The American Heritage Dictionary of the English Language – Third Edition, Houghton Mifflin Company, Boston MA, Copyright 1992.

 

 

fact (f²kt) n. 1. Information presented as objectively real. 2. A real occurrence; an event: had to prove the facts of the accident. 3.a. Something having real, demonstrable existence: Genetic engineering is now a fact. b. The quality of being real or actual: a blur of fact and fancy. 4. A thing that has been done, especially a crime: an accessory before the fact. 5. Law. The aspect of a case at law comprising events determined by evidence: The jury made a finding of fact. --idiom. in (point of) fact. In reality or in truth; actually. [Latin factum, deed, from neuter past participle of facere, to do. See dhΆ- below.]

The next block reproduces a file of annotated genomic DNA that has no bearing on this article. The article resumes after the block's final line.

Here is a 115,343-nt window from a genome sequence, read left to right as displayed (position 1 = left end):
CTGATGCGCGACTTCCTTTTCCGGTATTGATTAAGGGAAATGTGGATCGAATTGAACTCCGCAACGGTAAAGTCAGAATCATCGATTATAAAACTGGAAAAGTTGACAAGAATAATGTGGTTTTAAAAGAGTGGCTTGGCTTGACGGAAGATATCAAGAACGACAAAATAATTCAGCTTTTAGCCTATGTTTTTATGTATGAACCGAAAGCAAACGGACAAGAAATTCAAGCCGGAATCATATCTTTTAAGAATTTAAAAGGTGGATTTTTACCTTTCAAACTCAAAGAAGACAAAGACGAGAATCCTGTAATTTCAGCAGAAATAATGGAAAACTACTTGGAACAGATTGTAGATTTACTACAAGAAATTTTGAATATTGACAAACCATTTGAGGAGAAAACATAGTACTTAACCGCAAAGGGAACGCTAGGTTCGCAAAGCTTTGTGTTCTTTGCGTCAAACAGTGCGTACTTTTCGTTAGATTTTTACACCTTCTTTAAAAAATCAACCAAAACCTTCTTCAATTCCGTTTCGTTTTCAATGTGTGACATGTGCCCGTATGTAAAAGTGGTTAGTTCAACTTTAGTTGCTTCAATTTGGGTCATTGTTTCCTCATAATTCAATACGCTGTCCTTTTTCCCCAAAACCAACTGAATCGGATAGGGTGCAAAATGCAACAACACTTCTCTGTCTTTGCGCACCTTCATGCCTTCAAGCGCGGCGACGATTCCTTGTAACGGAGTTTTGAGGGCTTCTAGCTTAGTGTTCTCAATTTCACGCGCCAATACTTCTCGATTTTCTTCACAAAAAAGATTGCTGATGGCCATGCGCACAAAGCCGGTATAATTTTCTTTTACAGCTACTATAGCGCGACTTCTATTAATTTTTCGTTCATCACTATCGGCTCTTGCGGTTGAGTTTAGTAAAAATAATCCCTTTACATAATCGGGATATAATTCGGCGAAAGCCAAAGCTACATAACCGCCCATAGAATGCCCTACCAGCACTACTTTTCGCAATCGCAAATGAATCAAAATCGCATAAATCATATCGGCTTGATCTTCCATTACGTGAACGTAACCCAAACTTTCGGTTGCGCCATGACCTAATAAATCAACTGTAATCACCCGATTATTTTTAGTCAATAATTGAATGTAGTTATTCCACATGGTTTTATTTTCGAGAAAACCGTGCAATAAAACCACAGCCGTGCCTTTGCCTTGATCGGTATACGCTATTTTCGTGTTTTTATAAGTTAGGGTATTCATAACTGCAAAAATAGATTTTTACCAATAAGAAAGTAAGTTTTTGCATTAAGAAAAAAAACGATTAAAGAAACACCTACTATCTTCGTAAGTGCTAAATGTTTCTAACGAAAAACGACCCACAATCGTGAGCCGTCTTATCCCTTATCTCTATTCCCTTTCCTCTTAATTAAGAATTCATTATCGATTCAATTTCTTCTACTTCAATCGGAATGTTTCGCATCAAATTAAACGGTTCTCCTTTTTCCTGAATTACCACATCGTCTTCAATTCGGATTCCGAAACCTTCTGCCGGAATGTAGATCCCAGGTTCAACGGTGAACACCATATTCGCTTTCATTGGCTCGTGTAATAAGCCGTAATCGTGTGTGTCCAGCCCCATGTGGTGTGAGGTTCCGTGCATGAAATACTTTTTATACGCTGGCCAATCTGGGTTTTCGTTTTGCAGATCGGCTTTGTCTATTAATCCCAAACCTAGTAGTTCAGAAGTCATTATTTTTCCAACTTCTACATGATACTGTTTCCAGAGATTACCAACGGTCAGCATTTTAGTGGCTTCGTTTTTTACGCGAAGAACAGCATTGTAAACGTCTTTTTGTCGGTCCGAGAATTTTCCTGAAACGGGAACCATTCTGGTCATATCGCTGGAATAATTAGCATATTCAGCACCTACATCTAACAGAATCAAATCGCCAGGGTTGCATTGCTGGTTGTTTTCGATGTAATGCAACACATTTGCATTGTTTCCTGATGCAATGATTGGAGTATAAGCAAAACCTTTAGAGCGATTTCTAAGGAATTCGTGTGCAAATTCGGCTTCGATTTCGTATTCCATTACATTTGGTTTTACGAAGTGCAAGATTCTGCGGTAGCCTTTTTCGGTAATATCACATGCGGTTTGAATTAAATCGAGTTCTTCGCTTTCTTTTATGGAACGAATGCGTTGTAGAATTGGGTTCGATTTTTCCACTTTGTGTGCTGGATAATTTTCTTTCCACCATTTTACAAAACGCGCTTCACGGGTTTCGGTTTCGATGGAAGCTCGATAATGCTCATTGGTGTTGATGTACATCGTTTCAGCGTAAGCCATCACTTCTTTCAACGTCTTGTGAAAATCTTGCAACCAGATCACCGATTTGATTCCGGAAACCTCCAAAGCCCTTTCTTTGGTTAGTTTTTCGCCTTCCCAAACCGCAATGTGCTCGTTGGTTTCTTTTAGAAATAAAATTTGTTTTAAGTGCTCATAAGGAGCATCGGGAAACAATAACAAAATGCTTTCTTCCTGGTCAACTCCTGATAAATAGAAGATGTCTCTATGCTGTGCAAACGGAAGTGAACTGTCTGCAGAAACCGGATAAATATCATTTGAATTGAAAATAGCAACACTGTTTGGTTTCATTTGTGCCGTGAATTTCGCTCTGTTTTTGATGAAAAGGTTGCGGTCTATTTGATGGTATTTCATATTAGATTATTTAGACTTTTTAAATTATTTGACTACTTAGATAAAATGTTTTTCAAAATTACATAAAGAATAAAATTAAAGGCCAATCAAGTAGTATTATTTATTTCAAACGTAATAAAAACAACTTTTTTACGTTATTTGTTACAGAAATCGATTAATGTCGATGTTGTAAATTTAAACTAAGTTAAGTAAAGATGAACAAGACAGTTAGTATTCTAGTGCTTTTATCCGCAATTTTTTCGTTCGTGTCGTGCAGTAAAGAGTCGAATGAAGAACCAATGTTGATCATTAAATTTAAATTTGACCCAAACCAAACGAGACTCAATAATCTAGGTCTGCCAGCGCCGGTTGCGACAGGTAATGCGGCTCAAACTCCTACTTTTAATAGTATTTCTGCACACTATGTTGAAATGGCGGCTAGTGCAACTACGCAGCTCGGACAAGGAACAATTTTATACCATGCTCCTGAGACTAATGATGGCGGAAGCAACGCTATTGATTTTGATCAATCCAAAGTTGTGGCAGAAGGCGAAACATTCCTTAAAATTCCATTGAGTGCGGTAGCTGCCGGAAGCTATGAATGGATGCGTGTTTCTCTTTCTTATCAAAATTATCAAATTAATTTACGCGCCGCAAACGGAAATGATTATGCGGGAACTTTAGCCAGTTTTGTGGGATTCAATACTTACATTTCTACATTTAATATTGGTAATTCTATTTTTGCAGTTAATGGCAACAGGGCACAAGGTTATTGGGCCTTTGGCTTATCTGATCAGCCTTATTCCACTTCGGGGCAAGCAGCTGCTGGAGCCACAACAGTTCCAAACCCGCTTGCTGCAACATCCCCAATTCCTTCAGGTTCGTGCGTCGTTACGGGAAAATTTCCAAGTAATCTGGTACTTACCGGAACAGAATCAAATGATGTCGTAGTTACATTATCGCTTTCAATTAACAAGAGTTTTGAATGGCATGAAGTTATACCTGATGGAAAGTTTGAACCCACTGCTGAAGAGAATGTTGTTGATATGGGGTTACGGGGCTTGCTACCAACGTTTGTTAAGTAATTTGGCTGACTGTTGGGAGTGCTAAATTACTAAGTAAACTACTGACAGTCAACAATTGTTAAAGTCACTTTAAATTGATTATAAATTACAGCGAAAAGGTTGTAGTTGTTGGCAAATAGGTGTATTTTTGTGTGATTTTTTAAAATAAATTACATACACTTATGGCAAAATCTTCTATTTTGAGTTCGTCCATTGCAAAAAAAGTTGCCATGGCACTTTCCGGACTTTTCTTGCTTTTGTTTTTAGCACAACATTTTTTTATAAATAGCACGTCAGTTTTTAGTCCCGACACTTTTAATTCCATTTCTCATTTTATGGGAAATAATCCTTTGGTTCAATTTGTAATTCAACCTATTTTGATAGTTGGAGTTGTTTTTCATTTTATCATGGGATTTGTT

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USAGE NOTE: Fact has a long history of usage in the sense “allegation of fact,” as in “This tract was distributed to thousands of American teachers, but the facts and the reasoning are wrong” (Albert Shanker). This practice has led inevitably to the introduction of the phrases true facts and real facts, as in The true facts of the case may never be known. These usages may occasion qualms among critics who hold that facts cannot be other than true, but they often serve a useful purpose.

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